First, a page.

In his most recent piece for ESPN The Magazine, senior writer Pablo S. Torre sat down with Philadelphia 76ers general manager Sam Hinkie to discuss his vision for the franchise, which is 31-104 since the start of last season.

Hinkie, 37, does not have a reputation as someone who does in-depth, sit-down interviews. So, just how hard was it to get him to do this one?

“Incredibly, incredibly hard,” Torre said on CBS Sports Radio’s The Doug Gottlieb Show. “It was one of those things where, it’s weird. The upshot, I think, for a lot of people is kind of what you hinted at – that they kind of get what the 76ers are actually trying to do, especially behind the scenes. But to Sam, he’s one of these obsessive – you might call him neurotic; I don’t want to get too pejorative – but one of these obsessive guys who’s ironically consumed with winning. So one of the things he does not want is for the market to shift underneath his feet and for people to sort of realize (that) maybe what the Sixers are doing isn’t so insane after all, and maybe we should be competing with them in all of these different avenues that they’re perusing.”

The 76ers are 12-41 this season – good enough for the third-worst record in basketball – and are well on their way to another lottery pick.

Torre found it symbolic that Hinkie’s favorite author is Robert Caro, who is known for writing incredibly long biographies, sometimes 1,000 pages or more.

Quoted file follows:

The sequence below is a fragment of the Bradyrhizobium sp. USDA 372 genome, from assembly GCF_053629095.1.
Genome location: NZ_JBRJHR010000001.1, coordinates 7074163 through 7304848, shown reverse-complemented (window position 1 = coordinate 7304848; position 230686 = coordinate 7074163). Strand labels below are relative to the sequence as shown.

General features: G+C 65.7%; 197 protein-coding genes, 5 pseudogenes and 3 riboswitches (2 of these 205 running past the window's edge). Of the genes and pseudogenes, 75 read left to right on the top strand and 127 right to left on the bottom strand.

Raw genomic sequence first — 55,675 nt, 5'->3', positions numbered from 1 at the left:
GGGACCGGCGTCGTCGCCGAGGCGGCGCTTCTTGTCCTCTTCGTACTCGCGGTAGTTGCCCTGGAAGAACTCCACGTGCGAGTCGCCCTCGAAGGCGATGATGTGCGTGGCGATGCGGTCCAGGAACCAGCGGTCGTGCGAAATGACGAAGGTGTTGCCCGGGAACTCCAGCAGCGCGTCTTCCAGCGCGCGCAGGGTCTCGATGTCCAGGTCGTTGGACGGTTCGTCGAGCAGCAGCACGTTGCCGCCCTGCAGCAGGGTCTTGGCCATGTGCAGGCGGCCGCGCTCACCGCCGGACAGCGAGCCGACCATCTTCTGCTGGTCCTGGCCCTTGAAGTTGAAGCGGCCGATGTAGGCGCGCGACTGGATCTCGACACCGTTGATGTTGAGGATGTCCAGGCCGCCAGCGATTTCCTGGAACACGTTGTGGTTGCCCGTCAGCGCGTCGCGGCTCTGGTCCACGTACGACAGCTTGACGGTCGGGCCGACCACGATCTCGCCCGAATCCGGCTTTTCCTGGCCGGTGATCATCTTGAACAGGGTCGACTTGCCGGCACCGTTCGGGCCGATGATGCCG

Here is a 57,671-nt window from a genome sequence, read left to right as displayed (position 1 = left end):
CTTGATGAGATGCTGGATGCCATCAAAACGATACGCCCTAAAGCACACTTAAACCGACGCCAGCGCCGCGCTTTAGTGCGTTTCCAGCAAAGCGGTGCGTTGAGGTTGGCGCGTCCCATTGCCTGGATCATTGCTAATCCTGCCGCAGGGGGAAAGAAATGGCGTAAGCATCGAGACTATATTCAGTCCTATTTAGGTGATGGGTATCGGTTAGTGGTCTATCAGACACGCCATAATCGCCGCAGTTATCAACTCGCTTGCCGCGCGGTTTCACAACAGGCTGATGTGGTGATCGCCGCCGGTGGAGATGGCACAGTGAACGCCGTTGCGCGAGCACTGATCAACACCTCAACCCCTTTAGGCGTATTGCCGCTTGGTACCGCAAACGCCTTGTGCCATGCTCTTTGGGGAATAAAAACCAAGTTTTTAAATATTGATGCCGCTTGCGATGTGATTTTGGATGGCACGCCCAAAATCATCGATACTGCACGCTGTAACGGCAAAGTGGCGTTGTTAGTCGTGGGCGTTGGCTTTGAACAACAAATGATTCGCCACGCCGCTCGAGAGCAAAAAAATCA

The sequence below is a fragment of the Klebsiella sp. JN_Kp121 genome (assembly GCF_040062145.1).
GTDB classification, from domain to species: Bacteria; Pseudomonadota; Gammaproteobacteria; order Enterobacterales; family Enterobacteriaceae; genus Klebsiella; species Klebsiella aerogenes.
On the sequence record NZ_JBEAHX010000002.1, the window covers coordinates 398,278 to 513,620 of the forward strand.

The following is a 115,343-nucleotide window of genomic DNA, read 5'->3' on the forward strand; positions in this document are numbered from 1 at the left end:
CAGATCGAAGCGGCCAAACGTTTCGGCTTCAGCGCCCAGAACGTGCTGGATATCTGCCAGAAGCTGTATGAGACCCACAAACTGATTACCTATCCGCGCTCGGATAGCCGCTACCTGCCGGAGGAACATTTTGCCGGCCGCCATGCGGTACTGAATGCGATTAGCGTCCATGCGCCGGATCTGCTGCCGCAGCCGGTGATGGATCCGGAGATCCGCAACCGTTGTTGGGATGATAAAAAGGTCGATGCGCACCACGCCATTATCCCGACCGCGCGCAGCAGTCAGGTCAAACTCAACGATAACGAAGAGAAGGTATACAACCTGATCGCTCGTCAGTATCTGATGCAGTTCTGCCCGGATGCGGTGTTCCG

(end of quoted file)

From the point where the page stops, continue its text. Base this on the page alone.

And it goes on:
“(Caro is) one of these guys who took so long to create the thing that – in the eyes of everybody at this point – are fantastic, Pulitzer Prize-winning works,” Torre explained. “And at the time, he ended up having to sacrifice a lot and it didn’t look like he was going to come out with anything. But Sam Hinkie found a certain kinship in a guy who doesn’t pay attention to the clock and is kind of operating under his own principles (and process).”

Still, a lot of people in the NBA dislike that the Sixers are essentially tanking on purpose simply to stockpile draft picks. There just seems something fundamentally wrong about not even trying to compete. Is Hinkie aware of that criticism?

Apparently, yes.

“In fact,” Torre said, “one of the ironic things about him is that you might say, ‘Well aren’t you bothered by all of this (negative) press?’ And one of the approaches that he takes is, let everybody talk while we’re working. He wants to get away with his entire plan with as little interference as possible. If people think he’s silly and he’s stupid and doesn’t know what he’s doing, that’s honestly to his advantage. (Within) the league, there is a certain kind of moral repulsion. People don’t like the fact that teams aren’t prioritizing winning. That seems like an affront to what sports are all about.

“But in age when you have billionaires buying teams and all people are doing is fetishizing winning that ring and getting to a point of championship contention, well then maybe you can sort of structure a plan that maybe isn’t palatable to a lot of people but might increase your odds at actually winning something.”


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